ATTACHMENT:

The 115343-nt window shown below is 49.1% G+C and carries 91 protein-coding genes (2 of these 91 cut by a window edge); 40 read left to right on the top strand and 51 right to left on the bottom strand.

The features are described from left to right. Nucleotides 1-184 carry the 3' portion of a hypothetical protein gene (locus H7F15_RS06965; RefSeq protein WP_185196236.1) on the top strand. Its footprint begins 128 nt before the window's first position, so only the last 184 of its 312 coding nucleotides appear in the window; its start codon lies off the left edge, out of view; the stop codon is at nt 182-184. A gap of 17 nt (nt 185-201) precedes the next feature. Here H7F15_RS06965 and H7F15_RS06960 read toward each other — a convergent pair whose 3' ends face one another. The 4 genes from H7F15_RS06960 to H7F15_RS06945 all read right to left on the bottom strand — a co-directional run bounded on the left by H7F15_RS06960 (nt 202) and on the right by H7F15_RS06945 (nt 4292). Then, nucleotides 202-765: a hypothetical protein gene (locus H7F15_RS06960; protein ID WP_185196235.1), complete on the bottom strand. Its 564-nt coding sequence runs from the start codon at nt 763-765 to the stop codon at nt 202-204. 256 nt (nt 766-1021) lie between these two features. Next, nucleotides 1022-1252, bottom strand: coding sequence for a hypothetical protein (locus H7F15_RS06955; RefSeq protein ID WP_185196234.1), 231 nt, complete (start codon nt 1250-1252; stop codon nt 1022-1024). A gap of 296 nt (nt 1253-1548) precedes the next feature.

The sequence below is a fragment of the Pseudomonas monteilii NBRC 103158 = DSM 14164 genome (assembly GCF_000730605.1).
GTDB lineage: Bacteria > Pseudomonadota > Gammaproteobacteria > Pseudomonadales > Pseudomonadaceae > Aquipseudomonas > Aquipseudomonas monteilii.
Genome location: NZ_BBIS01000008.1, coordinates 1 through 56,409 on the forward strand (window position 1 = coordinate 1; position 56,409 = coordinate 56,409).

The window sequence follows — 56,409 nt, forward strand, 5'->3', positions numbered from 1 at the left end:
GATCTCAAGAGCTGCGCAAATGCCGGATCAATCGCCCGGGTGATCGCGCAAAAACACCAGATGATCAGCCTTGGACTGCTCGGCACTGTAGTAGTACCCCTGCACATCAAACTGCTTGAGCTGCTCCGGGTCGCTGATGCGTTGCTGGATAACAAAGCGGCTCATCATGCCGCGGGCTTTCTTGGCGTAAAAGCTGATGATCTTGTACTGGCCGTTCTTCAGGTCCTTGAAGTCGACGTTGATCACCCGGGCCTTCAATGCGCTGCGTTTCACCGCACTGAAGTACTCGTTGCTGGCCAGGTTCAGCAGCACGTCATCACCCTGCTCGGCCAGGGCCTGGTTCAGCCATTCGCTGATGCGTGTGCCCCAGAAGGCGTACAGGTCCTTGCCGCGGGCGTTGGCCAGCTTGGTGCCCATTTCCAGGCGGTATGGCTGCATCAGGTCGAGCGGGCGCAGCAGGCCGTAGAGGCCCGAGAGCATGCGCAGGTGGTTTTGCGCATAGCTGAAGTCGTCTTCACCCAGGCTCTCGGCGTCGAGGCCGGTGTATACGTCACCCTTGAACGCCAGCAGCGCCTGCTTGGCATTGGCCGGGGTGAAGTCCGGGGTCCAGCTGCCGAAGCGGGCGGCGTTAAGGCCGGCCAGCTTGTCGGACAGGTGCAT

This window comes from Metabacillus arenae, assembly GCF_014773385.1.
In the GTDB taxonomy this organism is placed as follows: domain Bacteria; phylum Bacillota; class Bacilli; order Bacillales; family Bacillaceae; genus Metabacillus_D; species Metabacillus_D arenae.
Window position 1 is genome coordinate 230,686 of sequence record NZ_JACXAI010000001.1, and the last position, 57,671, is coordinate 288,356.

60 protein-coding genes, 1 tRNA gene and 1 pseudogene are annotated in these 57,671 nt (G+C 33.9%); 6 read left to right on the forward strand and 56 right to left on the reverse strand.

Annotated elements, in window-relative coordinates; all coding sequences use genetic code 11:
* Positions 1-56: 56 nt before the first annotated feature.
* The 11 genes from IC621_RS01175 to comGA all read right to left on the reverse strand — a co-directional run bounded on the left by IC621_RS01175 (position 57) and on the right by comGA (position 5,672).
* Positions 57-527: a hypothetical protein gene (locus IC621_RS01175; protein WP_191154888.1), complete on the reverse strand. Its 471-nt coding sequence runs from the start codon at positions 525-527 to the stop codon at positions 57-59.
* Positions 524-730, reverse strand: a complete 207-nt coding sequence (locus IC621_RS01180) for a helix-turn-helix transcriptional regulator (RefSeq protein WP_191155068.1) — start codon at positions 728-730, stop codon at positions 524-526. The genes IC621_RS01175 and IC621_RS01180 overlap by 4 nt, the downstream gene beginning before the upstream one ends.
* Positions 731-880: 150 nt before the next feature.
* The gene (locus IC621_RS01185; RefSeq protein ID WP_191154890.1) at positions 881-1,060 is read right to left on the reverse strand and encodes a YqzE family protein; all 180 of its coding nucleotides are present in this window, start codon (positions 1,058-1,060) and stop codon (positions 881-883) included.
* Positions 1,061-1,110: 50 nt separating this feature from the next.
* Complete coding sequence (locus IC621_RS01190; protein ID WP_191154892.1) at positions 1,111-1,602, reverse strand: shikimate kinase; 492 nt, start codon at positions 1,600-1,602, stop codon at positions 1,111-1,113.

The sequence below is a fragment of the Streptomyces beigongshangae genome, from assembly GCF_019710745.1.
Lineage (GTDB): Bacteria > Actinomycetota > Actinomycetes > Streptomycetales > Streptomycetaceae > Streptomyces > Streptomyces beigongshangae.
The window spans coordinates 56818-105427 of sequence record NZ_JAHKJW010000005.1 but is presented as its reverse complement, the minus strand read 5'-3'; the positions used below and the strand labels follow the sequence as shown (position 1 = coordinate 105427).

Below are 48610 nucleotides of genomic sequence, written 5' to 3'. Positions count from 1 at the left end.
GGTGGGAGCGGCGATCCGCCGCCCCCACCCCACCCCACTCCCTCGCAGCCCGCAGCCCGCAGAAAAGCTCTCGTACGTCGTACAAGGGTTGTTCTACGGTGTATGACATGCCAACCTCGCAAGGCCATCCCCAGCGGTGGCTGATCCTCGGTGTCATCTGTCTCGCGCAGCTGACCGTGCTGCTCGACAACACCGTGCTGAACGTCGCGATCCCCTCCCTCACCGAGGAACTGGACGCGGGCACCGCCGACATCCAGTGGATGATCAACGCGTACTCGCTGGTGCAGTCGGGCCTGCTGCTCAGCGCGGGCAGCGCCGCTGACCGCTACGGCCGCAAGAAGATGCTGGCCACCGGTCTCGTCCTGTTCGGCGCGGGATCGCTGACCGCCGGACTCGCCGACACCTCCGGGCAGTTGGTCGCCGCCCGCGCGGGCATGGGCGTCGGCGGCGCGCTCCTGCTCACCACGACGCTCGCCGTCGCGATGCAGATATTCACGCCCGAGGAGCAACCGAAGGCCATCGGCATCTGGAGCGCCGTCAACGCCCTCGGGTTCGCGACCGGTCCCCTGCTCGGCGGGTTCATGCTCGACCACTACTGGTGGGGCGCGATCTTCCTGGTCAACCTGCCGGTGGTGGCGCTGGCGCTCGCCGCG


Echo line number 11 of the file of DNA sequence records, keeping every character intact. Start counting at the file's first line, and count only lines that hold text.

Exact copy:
60 protein-coding genes, 1 tRNA gene and 1 pseudogene are annotated in these 57,671 nt (G+C 33.9%); 6 read left to right on the forward strand and 56 right to left on the reverse strand.